You must gain control over your money, or the lack of it will forever control you. - Dave Ramsey
For some of us, taking control of our finances is a challenge. One crucial element of the process is saving money. Americans are not very good savers. According to Bankrate, 58 percent of us have less than $1000 in savings.
Many of us are in that 58 percent because saving was not a habit we learned as children, but it is one we can embrace as adults. We can develop and nurture positive saving habits with the right motivation and inspiration.
Do not save what is left after spending, but spend what is left after saving. – Warren Buffet
If you have a 401K benefit with a company match from your employer, make sure you have the maximum amount deducted from your paycheck to take full advantage of the matching funds. Your 401K should be one of the significant elements of your retirement savings. The added...
Use a Budget to Control Your Money
When we gain control over our finances, lots of positive outcomes will follow. The door to new opportunities will open to us, and we will have more lifestyle choices to consider. How exactly do we control our money? We set financial goals, and then we monitor our spending, keep a limit on debt, save regularly, and invest wisely to achieve those goals. The very first step on the journey is following a budget.
A Budget is Powerful
A budget is a map we follow on the road to establishing a positive relationship with our money. With a budget, we can better plan how to spend if we know how much we have left after we pay all the bills. When we have a snapshot of our spending habits, we will be more likely to use discrimination in our purchases.
We need a budget because it is critical to keep our financial house in order as we build our future. Budgeting can help you rent and furnish your first apartment, or buy your first home, take a vacation, and begin planning for retirement. (Honestly, it’s never too soon) That is powerful stuff!
We all need a tool to keep track of income and expenses because it’s critical to know where our money goes every month. There is a richness of apps available to help you monitor your finances, such as ...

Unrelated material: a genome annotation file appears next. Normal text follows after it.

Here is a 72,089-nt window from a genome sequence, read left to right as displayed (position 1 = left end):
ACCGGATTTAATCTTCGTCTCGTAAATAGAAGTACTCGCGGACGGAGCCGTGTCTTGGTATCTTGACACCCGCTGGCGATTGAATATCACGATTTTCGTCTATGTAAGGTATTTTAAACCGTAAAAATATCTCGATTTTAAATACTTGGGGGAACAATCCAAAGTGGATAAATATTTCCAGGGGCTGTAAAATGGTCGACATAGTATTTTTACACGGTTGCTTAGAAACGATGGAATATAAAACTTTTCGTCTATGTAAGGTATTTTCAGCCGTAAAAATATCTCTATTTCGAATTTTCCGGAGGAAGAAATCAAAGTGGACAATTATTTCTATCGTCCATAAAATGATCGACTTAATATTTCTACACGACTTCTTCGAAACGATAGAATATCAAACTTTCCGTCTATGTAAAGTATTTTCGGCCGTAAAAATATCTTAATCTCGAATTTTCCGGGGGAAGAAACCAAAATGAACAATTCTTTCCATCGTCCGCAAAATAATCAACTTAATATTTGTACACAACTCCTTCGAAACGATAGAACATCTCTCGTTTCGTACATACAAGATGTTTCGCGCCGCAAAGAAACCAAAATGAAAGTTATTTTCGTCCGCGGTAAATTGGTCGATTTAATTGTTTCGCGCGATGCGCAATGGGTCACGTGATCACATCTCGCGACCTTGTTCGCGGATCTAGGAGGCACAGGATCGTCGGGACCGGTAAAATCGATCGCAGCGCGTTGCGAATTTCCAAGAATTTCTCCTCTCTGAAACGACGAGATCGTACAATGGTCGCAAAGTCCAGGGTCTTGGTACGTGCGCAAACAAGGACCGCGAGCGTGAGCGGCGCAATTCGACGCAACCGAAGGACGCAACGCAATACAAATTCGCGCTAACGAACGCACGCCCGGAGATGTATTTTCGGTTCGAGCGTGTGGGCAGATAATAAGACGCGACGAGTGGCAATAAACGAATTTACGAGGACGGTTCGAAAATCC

Awareness of Money Starts Early
Our relationship with money generally begins at a very young age. That connection is very simplistic. We want stuff. We use money to get stuff. We get the money that gets us the stuff from our parents, grandparents, or any family member that happens to be handy at the moment with a few bucks in hand. We are not particular.
Fast forward, and we grow up. Hopefully, along the way, our parents teach us some fundamental money management skills because if as adults, we don’t have some control over our finances, they will control us. The result is mounting debt and sleepless nights worrying how we are going to pay it down.
Money Management is an Acquired Skill
If I’ve just described your situation, don’t take it as a personal judgment. You are not alone. Americans have a problem with handling their finances. Need proof? Look at the 2008-2009 real estate market crash where 3.9 million Americans faced foreclosure. We collectively owe $1.5 trillion in student loans and another $1.4 trillion in credit card debt. To make matters worse, 60 percent of Americans cannot cover a $1000 emergency expense, and nearly 45 percent of baby boomers (aged 55-73) have no retirement savings.
Who Cares About Your Credit Score
By the time you experience initiation into the adult world, you've probably heard the term credit score. It’s a number you should be concerned about because other’s will be. They will use it to judge your ability to pay back a loan.
So who cares about your credit score exactly? Credit card companies, banks, mortgage brokers, cell phone companies, insurance companies, and landlords, to name a few. Some companies even want to look at your credit score before offering you a job to see how responsible you are.
How is Your Credit Score Calculated
Your credit score is a number that captures your creditworthiness based on your credit history. Three major credit bureaus, Experian, Equifax, and...
Passive Saving Puts More Money in Your Bank Account
Sadly, Americans are not good savers. A survey done last year by GOBankingRates found that 69% of us have less than $1000 in savings while 34% live paycheck to paycheck and have no savings whatsoever. This holds true for Millennials as well and considering the fact that approximately 66% of them have a student loan to pay with an average balance of $40K, we need to do better.
By the time we reach adulthood, saving should be a regular habit in our lives. We will need money to purchase our first home, then to save for our children’s education, and for our retirement. But given the statistics stated above, it is evident that for way too many of us saving money is not easy. When we think of saving, it conjures up words like austerity, frugality, deprivation and we make a face like we just bit into a lemon. What if I can show you there is a way to start saving that is painless. It’s...